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this Harbor before we found every Ship much more Healthy than when we left Spithead. - Much pains were taken by some, who, from whatever Cause, were averse to this Expidition, to make the World believe, that we were [indecipherable] laying at the Motherbank, so very Sickly as to Bury Eight or Ten every day, and that a Malignant desease rag’d with great Violence on Board the Transports, How far those reports were true will best appear by the [indecipherable] which will no doubt be sent to England from this place. Amongst such a Number of people Confin’d in Small Ships, to have no sick on board was not to be expected, but the reports spread by some industrious people, exceedingly Exaggerated our Number. - I may without a probability of being much Mistaken, Venture to say that there are few Country Towns in the Island of Great Britain, which contain 1500 inhabitants, (the Number which the Ships Employ’d on this service had on board) which have not frequently as many sick as we had at the very time that it was given out we buried such Numbers daily.
We meet with at this place, every thing that is Civil and Polite, a day or two after our arrival The

The whole of the Officers were introduced & paid our Respects to the ViceKing, who seem`d desirous of making the place as Convenient & pleasant to us as possible, Consistant with his Instructions relative to Foreigners from the Court of Portugal. It has ever been a custom here, that when any Foreign Ships are in the Harbor, a Guard Boat rows Constantly Night & day & when any Boat belonging to such Foreign Vessel goes on shore, a Soldier is put into the Boat & continues on board her during her day on shore, this Custom is intended to prevent Smugling, a Crime which is punished here with the utmost severity; and when any Foreign Officer lands, an officer from the Guard is order`d to attend him wherever he goes; this restraint which would certainly have been very ill relish`d by us, however necessary it might have been, for our own Convenience to have Complied with it –was not even in the beginning offer`d , but every Officer permitted to Walk where he pleas`d except into the Fortes, a liberty never granted to Strangers, nor was any Centinal ever plac`d in any of the King boats at landing, nor even into those of the Transports, an Extraordinary Mark of Civility & Confidence - and of which every

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Every officer in our fleet was perfectly Sensible-
During our Stay here, we were permitted to Erect a Tent upon this Island Enchado`s, a Small Island about 1 mile & half farther up the Harbor than where we lay with the Ships; this Tent was for the purpose of landing a few of the Astronomical Instruments which was necessary for Ascertaining the Rate of the Time Keeper; they were put under the Care and management of Lieut. Dawes of the Marines, a Young Gentleman very well qualified for such a business & who promises fair, if he pursues his study’s to make a respectable figure in the Science of Astronomy.-
The weather was rather unfavourable during the Time the Instruments were on shore, but as Constant attention was paid, every opportunity which offer`d was made use of, and the Watch was found here to be losing 2”:27 which is near a second more than was found to be its rate at Portsmouth -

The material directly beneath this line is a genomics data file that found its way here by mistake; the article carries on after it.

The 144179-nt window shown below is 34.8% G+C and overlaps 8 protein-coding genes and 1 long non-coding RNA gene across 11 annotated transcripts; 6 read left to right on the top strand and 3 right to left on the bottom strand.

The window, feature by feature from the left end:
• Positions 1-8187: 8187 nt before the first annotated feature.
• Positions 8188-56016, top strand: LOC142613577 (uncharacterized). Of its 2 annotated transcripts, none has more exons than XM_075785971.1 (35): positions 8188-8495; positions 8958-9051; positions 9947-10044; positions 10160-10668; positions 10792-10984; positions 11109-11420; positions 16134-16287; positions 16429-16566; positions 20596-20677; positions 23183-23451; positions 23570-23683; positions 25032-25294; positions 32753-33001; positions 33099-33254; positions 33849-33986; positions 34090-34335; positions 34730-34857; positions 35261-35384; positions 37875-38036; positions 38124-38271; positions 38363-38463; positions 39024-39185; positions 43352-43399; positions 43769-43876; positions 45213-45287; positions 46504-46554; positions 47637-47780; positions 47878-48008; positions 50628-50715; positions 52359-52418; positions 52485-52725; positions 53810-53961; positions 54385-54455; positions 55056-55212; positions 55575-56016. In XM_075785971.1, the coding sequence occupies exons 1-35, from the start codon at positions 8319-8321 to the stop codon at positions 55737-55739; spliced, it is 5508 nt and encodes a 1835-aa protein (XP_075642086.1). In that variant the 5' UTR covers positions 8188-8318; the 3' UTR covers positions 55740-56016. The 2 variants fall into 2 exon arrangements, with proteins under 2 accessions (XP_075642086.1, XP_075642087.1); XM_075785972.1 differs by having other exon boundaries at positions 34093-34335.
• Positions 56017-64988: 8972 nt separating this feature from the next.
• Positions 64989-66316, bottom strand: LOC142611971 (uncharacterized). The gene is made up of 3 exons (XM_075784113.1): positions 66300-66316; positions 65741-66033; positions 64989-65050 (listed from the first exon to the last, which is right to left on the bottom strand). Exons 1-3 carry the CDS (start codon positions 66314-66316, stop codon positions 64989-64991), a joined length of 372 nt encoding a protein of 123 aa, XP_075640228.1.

The 21st. of August being the Anaversary of the Prince of Brazils Birth day, at Sunrise in the morning, we display`d the Flag of Portugal at the Foretop g`mast head and that of our

Own Nation at the Main & Mizzen; half an hour after 10 in the forenoon the ViceKing receives Comp.y upon that Occasion, All the Officers from our Fleet which cou`d be spar`d from Duty on board, landed and in a Body went to the Pallace to make our Bow upon this public day; His Excellency upon this as well as every other occasion, Shew`d us particular attention; We were the first Com.y admitted into the Levee room, then the Clergy & Military, after which the civilians and some of the Military promiscuously; when we enter`d the Room, a signal was made from the Pallace, and the Forte began to fire, Orders had been left with the Commanding Officer on board the Sirius to begin to Sallute, after the Forte had fir`d two Guns,which was particularly attended to, and the Sallute of 21 Guns was given; it is rather uncommon upon such public occasions, for an English Ship of war to Sallute at so Early an Hour, but certainly the greatest Compliment which we cou`d at such time pay them was to observe in this Case, the Custom practis`d by their own Ships --
On Monday 3rd Septr

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On Monday the 3rd of September, the Watering of the Convoy and every other part of their refitting being Completed, the signal was made from the Sirius, for every person to repair immediately on board their respective ships and at same time the Sig.l for unmooring was shown; On Tuesday morning with a light breeze from the Land, We Weigh`d with the Whole Convoy; When the Sirius had got within about half a Mile of Forte S:ta Cruz, that Castle Saluted with 21 guns, which was Answerd by us with the same Number, a very high and uncommon Compliment & such I believe as is Seldom paid to any Forriegner, but was no doubt Meant as a Suitable return to the Attention paid by His Majesties Ship to the Birth day of the Prince of Brazil. We carried wind enough out to run us Clear without the Islands before night –